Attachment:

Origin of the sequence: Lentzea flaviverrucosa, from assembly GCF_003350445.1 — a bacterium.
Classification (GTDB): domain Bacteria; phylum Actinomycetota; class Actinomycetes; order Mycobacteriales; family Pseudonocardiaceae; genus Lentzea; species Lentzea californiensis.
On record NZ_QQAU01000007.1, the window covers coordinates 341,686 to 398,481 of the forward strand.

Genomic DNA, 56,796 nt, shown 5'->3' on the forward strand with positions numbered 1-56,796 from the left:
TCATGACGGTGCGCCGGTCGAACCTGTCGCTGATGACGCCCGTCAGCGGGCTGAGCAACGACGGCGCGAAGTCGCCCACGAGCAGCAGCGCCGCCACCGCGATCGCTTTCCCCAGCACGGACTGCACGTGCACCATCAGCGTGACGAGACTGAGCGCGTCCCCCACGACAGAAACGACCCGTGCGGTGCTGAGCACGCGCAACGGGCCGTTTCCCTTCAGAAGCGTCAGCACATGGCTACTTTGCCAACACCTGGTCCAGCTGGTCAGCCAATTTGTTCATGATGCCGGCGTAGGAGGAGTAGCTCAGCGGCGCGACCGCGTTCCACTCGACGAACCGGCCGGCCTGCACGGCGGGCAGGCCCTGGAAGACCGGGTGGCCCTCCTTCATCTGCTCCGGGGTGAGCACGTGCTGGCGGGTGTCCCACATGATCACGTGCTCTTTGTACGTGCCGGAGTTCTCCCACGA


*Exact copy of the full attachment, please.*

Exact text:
Origin of the sequence: Lentzea flaviverrucosa, from assembly GCF_003350445.1 — a bacterium.
Classification (GTDB): domain Bacteria; phylum Actinomycetota; class Actinomycetes; order Mycobacteriales; family Pseudonocardiaceae; genus Lentzea; species Lentzea californiensis.
On record NZ_QQAU01000007.1, the window covers coordinates 341,686 to 398,481 of the forward strand.

Genomic DNA, 56,796 nt, shown 5'->3' on the forward strand with positions numbered 1-56,796 from the left:
TCATGACGGTGCGCCGGTCGAACCTGTCGCTGATGACGCCCGTCAGCGGGCTGAGCAACGACGGCGCGAAGTCGCCCACGAGCAGCAGCGCCGCCACCGCGATCGCTTTCCCCAGCACGGACTGCACGTGCACCATCAGCGTGACGAGACTGAGCGCGTCCCCCACGACAGAAACGACCCGTGCGGTGCTGAGCACGCGCAACGGGCCGTTTCCCTTCAGAAGCGTCAGCACATGGCTACTTTGCCAACACCTGGTCCAGCTGGTCAGCCAATTTGTTCATGATGCCGGCGTAGGAGGAGTAGCTCAGCGGCGCGACCGCGTTCCACTCGACGAACCGGCCGGCCTGCACGGCGGGCAGGCCCTGGAAGACCGGGTGGCCCTCCTTCATCTGCTCCGGGGTGAGCACGTGCTGGCGGGTGTCCCACATGATCACGTGCTCTTTGTACGTGCCGGAGTTCTCCCACGA